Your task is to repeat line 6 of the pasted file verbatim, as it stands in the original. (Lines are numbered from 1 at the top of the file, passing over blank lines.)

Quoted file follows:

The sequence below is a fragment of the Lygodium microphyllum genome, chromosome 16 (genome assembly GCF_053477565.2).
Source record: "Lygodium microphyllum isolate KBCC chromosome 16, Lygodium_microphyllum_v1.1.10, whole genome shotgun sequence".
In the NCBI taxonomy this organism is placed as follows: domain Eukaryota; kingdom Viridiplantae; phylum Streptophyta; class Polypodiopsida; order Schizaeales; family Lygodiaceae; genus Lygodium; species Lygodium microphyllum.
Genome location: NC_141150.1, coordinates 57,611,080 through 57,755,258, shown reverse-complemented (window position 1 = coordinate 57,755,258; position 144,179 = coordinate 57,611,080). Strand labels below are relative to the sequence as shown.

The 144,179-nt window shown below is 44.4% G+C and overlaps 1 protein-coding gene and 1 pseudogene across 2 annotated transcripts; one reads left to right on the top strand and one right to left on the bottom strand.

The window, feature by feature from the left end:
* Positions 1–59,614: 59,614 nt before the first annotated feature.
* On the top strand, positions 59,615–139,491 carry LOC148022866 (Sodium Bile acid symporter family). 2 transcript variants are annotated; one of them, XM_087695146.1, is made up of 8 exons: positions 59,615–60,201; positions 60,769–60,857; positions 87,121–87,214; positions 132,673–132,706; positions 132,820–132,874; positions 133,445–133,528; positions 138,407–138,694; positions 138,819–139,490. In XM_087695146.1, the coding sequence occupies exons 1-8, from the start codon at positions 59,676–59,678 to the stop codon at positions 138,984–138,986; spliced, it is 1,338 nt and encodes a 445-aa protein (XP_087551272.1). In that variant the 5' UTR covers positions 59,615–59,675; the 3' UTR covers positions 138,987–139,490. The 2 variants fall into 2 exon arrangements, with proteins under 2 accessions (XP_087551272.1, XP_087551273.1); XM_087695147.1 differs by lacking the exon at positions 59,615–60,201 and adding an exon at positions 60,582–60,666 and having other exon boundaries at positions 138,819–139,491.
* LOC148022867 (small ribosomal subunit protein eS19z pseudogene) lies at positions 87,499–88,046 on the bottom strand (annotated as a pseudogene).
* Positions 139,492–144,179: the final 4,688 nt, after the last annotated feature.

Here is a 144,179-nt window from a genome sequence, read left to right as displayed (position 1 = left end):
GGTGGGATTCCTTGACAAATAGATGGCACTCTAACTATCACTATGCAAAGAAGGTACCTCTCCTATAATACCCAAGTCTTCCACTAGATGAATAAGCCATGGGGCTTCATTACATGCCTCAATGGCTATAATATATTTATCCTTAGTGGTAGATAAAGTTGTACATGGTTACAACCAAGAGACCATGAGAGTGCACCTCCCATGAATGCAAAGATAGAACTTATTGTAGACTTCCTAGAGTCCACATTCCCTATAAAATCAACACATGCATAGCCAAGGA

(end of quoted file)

The window, feature by feature from the left end: